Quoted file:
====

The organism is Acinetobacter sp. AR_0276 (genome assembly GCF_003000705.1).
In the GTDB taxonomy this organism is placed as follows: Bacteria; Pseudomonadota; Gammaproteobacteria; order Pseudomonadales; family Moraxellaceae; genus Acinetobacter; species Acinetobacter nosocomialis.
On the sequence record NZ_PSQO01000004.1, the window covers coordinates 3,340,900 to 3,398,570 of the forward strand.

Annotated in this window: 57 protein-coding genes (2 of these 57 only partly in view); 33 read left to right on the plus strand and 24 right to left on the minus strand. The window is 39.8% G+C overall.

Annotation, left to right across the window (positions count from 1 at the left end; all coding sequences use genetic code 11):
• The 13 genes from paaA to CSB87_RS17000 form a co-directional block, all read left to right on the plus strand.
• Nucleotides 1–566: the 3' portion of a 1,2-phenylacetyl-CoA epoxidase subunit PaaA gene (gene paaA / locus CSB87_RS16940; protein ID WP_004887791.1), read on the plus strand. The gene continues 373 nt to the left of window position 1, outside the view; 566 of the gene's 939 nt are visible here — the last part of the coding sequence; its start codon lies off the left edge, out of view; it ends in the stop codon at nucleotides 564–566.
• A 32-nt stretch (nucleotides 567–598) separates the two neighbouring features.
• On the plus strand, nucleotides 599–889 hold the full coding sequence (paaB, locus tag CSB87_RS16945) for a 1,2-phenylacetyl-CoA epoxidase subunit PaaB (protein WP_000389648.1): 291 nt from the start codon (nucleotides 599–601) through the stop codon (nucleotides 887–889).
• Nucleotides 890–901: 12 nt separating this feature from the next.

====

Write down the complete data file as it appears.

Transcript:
The organism is Acinetobacter sp. AR_0276 (genome assembly GCF_003000705.1).
In the GTDB taxonomy this organism is placed as follows: Bacteria; Pseudomonadota; Gammaproteobacteria; order Pseudomonadales; family Moraxellaceae; genus Acinetobacter; species Acinetobacter nosocomialis.
On the sequence record NZ_PSQO01000004.1, the window covers coordinates 3,340,900 to 3,398,570 of the forward strand.

Annotated in this window: 57 protein-coding genes (2 of these 57 only partly in view); 33 read left to right on the plus strand and 24 right to left on the minus strand. The window is 39.8% G+C overall.

Annotation, left to right across the window (positions count from 1 at the left end; all coding sequences use genetic code 11):
• The 13 genes from paaA to CSB87_RS17000 form a co-directional block, all read left to right on the plus strand.
• Nucleotides 1–566: the 3' portion of a 1,2-phenylacetyl-CoA epoxidase subunit PaaA gene (gene paaA / locus CSB87_RS16940; protein ID WP_004887791.1), read on the plus strand. The gene continues 373 nt to the left of window position 1, outside the view; 566 of the gene's 939 nt are visible here — the last part of the coding sequence; its start codon lies off the left edge, out of view; it ends in the stop codon at nucleotides 564–566.
• A 32-nt stretch (nucleotides 567–598) separates the two neighbouring features.
• On the plus strand, nucleotides 599–889 hold the full coding sequence (paaB, locus tag CSB87_RS16945) for a 1,2-phenylacetyl-CoA epoxidase subunit PaaB (protein WP_000389648.1): 291 nt from the start codon (nucleotides 599–601) through the stop codon (nucleotides 887–889).
• Nucleotides 890–901: 12 nt separating this feature from the next.